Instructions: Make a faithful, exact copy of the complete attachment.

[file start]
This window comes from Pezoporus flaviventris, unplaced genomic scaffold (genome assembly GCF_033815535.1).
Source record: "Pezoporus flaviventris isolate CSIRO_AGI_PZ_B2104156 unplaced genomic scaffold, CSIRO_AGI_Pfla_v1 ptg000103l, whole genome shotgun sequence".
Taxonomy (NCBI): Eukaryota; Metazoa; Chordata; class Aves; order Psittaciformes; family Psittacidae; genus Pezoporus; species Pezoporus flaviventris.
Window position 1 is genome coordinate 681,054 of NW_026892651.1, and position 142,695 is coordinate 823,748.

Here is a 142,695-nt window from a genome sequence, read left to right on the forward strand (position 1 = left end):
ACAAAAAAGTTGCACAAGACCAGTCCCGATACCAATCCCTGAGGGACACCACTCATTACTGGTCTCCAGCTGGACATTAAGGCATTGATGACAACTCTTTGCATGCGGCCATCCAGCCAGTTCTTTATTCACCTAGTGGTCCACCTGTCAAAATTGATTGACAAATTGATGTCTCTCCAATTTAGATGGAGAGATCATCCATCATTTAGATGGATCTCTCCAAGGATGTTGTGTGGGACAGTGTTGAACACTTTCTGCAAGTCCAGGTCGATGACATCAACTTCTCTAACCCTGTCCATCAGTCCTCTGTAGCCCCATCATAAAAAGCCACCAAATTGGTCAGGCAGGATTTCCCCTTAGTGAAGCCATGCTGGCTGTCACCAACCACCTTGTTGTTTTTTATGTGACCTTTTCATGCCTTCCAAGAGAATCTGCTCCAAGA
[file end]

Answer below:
This window comes from Pezoporus flaviventris, unplaced genomic scaffold (genome assembly GCF_033815535.1).
Source record: "Pezoporus flaviventris isolate CSIRO_AGI_PZ_B2104156 unplaced genomic scaffold, CSIRO_AGI_Pfla_v1 ptg000103l, whole genome shotgun sequence".
Taxonomy (NCBI): Eukaryota; Metazoa; Chordata; class Aves; order Psittaciformes; family Psittacidae; genus Pezoporus; species Pezoporus flaviventris.
Window position 1 is genome coordinate 681,054 of NW_026892651.1, and position 142,695 is coordinate 823,748.

Here is a 142,695-nt window from a genome sequence, read left to right on the forward strand (position 1 = left end):
ACAAAAAAGTTGCACAAGACCAGTCCCGATACCAATCCCTGAGGGACACCACTCATTACTGGTCTCCAGCTGGACATTAAGGCATTGATGACAACTCTTTGCATGCGGCCATCCAGCCAGTTCTTTATTCACCTAGTGGTCCACCTGTCAAAATTGATTGACAAATTGATGTCTCTCCAATTTAGATGGAGAGATCATCCATCATTTAGATGGATCTCTCCAAGGATGTTGTGTGGGACAGTGTTGAACACTTTCTGCAAGTCCAGGTCGATGACATCAACTTCTCTAACCCTGTCCATCAGTCCTCTGTAGCCCCATCATAAAAAGCCACCAAATTGGTCAGGCAGGATTTCCCCTTAGTGAAGCCATGCTGGCTGTCACCAACCACCTTGTTGTTTTTTATGTGACCTTTTCATGCCTTCCAAGAGAATCTGCTCCAAGA